The Importance of Genre

  • Guest post by novelist/journalist and member Christina Hoag

One of those writing clichés tells aspiring authors to “write the book you want to read.” That may be true, but make sure your book fits into an accepted genre or no one else will read it.

As I was writing my noir crime novel Skin of Tattoos, I never gave a thought as to what kind of a book it would be, as in what genre it fell into. After all, a good story is a good story, right? Not quite. As I painfully discovered, genre is critical. It is how publishers market your book. If your book doesn’t fit neatly into a category, ie. which shelf to put it on in the bookstore, they don’t know how to sell it and guess what, they won’t buy it.

Luckily, genre didn’t seem to matter in getting a literary agent. After much querying I landed an agent who loved the book, but then she had to figure out how to pitch it to publishers. Was it noir, which tells an inside crime story from the point of view of the criminal, when the main character goes from the rock to the hard place? Well, yes. My novel is set in the Los Angeles gang underworld and is told in first-person by a gang member protagonist who gets deeper and deeper into bad shit.

Or was the book a thriller, which involves escalating tension between two characters as they battle over high stakes? That also applied to my book as Mags, the narrator, is in an ego-driven power and revenge struggle with his rival homeboy Rico to be the gang shotcaller.

Then there was my style. Amid the gang slang, Spanish phrases and occasional profanity, there was a lot of lyrical prose—not the usual style for a thriller, plus Mags has a character arc, albeit downward through epiphanies and great crashes of realization about his lifestyle. In thrillers, the main character is generally static. It’s all about the plot.

After much back and forth, the agent ended up describing the book as a “literary thriller” and out the door it went. The rejections rolled in. There was high praise for the voice, story elements, originality, but the most pervasive comment was “who would be the audience for this book?” In other words, “literary thriller” wasn’t cutting it. There was no such shelf in Barnes & Noble.

My agent consoled me, saying the rejections were based on “business decisions,” which was much better than having the book rejected for story reasons. Still, I quickly realized that my book was too different, too original. I lamented that to my agent, who responded “publishers do want original stuff, but at the same time they want the same stuff. The same, but different.” Frankly, not very helpful.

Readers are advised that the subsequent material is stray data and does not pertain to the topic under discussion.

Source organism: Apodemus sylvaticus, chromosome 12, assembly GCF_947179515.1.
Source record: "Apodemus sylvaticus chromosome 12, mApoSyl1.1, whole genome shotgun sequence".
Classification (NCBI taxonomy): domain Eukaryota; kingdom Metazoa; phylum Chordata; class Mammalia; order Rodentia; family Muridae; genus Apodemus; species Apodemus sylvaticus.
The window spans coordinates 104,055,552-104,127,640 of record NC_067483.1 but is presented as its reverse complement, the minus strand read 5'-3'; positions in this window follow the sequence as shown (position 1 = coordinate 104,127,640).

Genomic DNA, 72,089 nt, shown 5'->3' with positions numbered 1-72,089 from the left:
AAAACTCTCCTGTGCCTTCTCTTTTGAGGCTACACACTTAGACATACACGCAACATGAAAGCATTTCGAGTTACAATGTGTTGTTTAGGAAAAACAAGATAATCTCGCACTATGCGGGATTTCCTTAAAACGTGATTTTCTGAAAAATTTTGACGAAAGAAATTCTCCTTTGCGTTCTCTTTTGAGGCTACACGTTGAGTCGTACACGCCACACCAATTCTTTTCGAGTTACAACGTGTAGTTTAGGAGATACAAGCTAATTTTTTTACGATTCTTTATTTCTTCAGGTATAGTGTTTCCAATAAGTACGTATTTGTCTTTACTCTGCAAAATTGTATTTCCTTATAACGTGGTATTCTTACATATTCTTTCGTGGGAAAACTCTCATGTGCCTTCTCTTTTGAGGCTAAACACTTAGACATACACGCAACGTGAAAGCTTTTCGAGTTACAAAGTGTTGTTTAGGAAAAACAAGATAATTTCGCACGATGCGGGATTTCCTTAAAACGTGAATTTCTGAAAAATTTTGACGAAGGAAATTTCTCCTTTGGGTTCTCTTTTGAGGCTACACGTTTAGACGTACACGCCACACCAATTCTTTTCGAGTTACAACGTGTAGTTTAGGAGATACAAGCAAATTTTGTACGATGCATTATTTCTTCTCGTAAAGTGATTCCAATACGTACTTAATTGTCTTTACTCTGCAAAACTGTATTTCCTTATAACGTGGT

Eventually, she ran out of places to submit and I got my manuscript back, but I wasn’t giving up on it. Top publishing editors had said it was a good book. I just needed to find someone to take a chance on it. And while I wished I’d known more about genre and worked the plot to emphasize angles that would’ve made it a better genre fit – more of a cat-and-mouse thriller or an outright crime story that revolved around the commission of one big crime, I’d already spent several years on the manuscript. I wasn’t about to rework the whole thing. Instead, I revised it, cutting about 13,000 words, including stuff that the agent had me add and that I now saw went nowhere.

I sent the tightened version to small publishers that accepted unagented submissions. The same thing happened. It was praised, but didn’t fit their lists. I started to despair then a small press, Martin Brown Publishing, offered me a contract on it. Skin of Tattoos finally was released in August 2016 and was well received. Several readers told me the book is “unlike anything I’ve read before.” I take that as a compliment. Unfortunately, the mainstream publishing industry doesn’t.

The genre issue with my second novel, a YA called Girl on the Brink, was an easier solve. I was calling it a “contemporary romance,” but it’s not a romance because it’s about teen dating violence and does not have a HEA (happy-ever-after ending in romance parlance) in that the boy and girl don’t end up together. (She ends up very happy to be by herself, thank you very much.) But then I discovered my book did have a YA category: “contemporary social issues.” Done! And I will say that book has been much easier to promote and market than Skin of Tattoos, although I think SOT is the better book. Sigh. But I learned my lesson. Now with my third novel, I’m sticking to the YA contemporary genre with a story that also involves a social issue. Same but different.

So think about your genre as you sit down to write. It can mean the difference between a book staying in the drawer or landing on the shelf.

Christina Hoag is the author of two novels, Skin of Tattoos (Martin Brown, 2016), finalist for the Silver Falchion Award for suspense, Girl on the Brink (Fire & Ice YA, 2016), named to Suspense Magazine’s Best YA list, and co-author of the nonfiction book Peace in the Hood: Working with Gang Members to End the Violence (Turner, 2014). A former journalist for the Miami Herald and Associated Press, she reported from Latin America for Time, Business Week, Financial Times and the New York Times, among other media. She’s been a member of theOffice for 3 months.